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Dallas Trinity River Revitalization Project | Changing the Tides

The Trinity River connects North Texas as it runs from near the Red River, and then splits into four forks – the Clear Fork, West Fork, Elm Fork and East Fork – to run through Weatherford and Fort Worth, Denton down to Lewisville, Dallas and then McKinney to Lake Ray Hubbard. The forks reconnect southeast of Dallas to continue its trek down to the Gulf of Mexico.


Major flooding has plagued the Trinity River in Dallas for more than a century, with the flood of 1908 being so damaging that the only way to reach Oak Cliff before the waters receded was

by boat. Flood control measures were put into place, including a measure to move the Trinity from its original path along I-35 E to where it flows today, as well as many of the bridges and viaducts we traverse around Downtown Dallas.


Fast forward to the 21st century. The desire to address changing land uses and additional stormwater runoff, as well as continuing to realize the beauty of the river and floodplain, efforts to develop a balance between public safety, ecosystem improvements and recreation opportunities were re-initiated with elected officials, public agencies, non-profit entities, private philanthropy and local residents and businesses began working to develop a plan that would meet the needs of the future.


In 2004, The Trinity Trust Foundation and Trinity Commons Foundation were formed to raise public awareness and secure private funds in support of the Trinity River Corridor Project, including the Margaret Hunt Hill Bridge, Margaret McDermott Bridge, Ronald Kirk Bridge and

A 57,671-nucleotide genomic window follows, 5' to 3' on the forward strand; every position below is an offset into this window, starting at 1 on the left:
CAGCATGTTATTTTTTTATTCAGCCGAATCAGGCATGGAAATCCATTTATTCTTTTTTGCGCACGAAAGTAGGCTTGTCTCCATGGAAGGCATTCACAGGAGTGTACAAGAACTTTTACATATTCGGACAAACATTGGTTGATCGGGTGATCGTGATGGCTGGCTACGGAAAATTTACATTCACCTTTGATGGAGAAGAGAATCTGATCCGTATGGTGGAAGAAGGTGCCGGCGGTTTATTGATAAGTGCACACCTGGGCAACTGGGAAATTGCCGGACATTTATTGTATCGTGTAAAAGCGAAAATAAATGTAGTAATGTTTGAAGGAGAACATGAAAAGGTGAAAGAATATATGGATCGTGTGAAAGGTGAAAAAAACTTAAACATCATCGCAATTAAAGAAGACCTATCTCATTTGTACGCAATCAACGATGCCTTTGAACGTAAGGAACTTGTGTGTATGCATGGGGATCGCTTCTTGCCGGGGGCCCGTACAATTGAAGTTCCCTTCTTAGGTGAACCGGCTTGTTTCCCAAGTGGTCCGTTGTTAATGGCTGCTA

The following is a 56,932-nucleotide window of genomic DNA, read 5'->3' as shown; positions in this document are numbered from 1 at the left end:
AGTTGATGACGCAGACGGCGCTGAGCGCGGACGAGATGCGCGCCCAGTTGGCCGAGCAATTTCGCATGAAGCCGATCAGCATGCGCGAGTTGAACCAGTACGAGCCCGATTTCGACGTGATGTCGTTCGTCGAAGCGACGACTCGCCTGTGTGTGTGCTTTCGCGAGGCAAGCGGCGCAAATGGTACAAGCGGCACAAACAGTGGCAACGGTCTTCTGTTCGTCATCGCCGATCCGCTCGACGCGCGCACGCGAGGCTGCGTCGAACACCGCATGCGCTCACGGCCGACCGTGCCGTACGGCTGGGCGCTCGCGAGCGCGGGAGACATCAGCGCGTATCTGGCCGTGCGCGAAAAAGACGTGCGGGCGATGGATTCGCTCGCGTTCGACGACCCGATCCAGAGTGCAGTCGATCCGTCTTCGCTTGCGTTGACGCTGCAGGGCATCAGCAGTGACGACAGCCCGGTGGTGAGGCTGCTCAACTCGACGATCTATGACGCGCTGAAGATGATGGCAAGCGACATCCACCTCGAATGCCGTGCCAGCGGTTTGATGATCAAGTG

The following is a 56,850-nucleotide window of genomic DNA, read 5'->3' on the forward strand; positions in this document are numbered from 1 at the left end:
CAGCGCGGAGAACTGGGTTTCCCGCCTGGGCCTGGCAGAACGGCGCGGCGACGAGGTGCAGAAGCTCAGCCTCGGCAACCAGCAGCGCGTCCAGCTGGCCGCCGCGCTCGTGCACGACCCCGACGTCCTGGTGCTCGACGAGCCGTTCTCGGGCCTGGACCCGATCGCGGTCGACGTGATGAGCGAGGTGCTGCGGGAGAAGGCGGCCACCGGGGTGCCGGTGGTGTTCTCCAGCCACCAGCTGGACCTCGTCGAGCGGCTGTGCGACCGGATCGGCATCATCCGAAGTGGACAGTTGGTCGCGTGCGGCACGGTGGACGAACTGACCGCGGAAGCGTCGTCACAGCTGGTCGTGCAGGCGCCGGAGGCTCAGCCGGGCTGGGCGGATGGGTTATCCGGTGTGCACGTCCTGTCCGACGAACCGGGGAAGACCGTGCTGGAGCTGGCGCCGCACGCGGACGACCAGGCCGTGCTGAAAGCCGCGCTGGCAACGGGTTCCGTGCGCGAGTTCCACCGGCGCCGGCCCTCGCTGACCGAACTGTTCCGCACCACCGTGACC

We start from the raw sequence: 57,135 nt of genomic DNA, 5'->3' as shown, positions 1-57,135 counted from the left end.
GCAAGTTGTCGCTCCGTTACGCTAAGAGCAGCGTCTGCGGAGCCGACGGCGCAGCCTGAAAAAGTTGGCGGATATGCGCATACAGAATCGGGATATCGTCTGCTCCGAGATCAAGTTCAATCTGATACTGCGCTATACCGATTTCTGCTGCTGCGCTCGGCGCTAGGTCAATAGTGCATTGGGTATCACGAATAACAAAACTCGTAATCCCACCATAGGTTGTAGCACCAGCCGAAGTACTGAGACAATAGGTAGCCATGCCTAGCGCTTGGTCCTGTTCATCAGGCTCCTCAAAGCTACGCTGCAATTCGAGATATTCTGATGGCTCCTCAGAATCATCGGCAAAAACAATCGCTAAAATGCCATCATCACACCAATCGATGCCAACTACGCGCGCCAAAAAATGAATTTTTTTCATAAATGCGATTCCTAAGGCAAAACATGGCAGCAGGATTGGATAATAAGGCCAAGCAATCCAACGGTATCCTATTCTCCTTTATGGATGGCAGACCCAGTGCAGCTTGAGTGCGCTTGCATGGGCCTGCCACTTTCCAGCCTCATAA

Felix Lozado Sr. Gateway, trails and other components of the project. They also worked to grow existing and new non-profits to increase the opportunities for recreation and architecturally significant structures. Between the public agencies at the federal, state and local level, as well as the private philanthropic efforts, over $1B has been secured and implemented. Improvements to flood control, ecosystem enhancements, recreation and transportation networks have been completed with more than $350M in flood control currently underway.


On December 12, 2005, construction on the Margaret Hunt Hill Bridge began — the bridge is one of three Santiago Calatrava-designed bridges to be constructed as part of the project. Though official construction began almost a year and a half earlier, heavy construction did not start until June 2008. Completed in 2012, it connects Woodall Rodgers Freeway in downtown to Singleton Avenue in west Dallas setting the stage for a new skyline boosting development along the western side of the Trinity River.


The second Calatrava bridge, Margaret McDermott Bridge, began construction on December 12, 2005 and opened on March 29, 2012, replacing the existing I-30 bridge over the Trinity River. This vehicular bridge offers dedicated pedestrian and bicycle access connecting Oak Cliff to the Cedars and Downtown Dallas.

Building the bridges also resulted in a watershed of development (pardon the pun). West Dallas was completely revitalized with new housing, a plethora of dining options at Trinity Groves and miles of trails and greenspace along the levees, and if the water is high enough, you might see the occasional kayaker paddling downstream.


Fun fact:

The Trinity River is a 423 mile (680 kilometers) long river in Texas, and is the longest river with a watershed entirely within the U.S. state of Texas.



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